The analysts do see a signal that the immune response from Moderna’s experimental vaccine may be short-lived. Antibody levels declined from day 43 to day 57 of the study. That reduction could indicate that immunity from vaccination wanes, meaning that people who receive would need periodic booster shots to maintain protection. Speaking on the conference call, Zaks acknowledged the decline in antibody levels but said the data are fresh and that it’s too early to talk about the vaccine’s durability. He added that he’s reassured by the achievement of neutralizing antibody levels higher than those found in patients who sickened by COVID-19.
Moderna is preparing for the Phase 3 clinical trial of mRNA-1273 even as Phases 1 and 2 are ongoing. The early-stage study is continuing with seven additional seven groups—six of them evaluating the vaccine in older adults,who are at higher risk of severe illness from COVID-19. Moderna says it has completed enrollment of 75 additional patients, and that the company plans to publish preliminary data from these groups when ready.
Enrollment for the 600-patient mid-stage study is also complete. The trial is evaluating volunteers ages 18 to 55 in one group and those 55 and older in another arm. The study will test the low and middle doses to continue to evaluate the safety of the vaccine and its ability to produce an immune response.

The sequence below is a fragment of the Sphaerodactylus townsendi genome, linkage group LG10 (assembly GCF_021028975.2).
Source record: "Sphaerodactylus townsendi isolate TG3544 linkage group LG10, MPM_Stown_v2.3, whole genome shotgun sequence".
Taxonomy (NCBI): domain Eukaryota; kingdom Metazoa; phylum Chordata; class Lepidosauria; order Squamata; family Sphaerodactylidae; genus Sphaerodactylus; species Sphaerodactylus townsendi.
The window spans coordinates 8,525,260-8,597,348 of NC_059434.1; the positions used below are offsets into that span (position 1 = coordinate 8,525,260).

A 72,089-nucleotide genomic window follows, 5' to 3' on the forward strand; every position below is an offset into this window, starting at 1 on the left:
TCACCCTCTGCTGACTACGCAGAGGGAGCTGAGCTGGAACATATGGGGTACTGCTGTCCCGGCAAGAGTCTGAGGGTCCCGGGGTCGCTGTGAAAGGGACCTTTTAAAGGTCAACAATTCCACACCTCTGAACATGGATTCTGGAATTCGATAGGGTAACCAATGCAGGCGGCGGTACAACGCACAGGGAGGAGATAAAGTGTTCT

The Phase 3 clinical trial evaluating the 100 microgram dose is expected to enroll 30,000 US patients. The main goal of the study is the prevention of the symptoms of COVID-19 disease. Secondary goals include prevention of severe COVID-19 disease—defined as the need for hospitalization—and prevention of infection by the novel coronavirus.
Zaks said that Moderna is working with the federal government’s Operation Warp Speed and the National Institutes of Health to ensure diverse study enrollment that is reflective of the population. Bancel said Moderna will provide its next update in early August when it reports its financial results from the second quarter.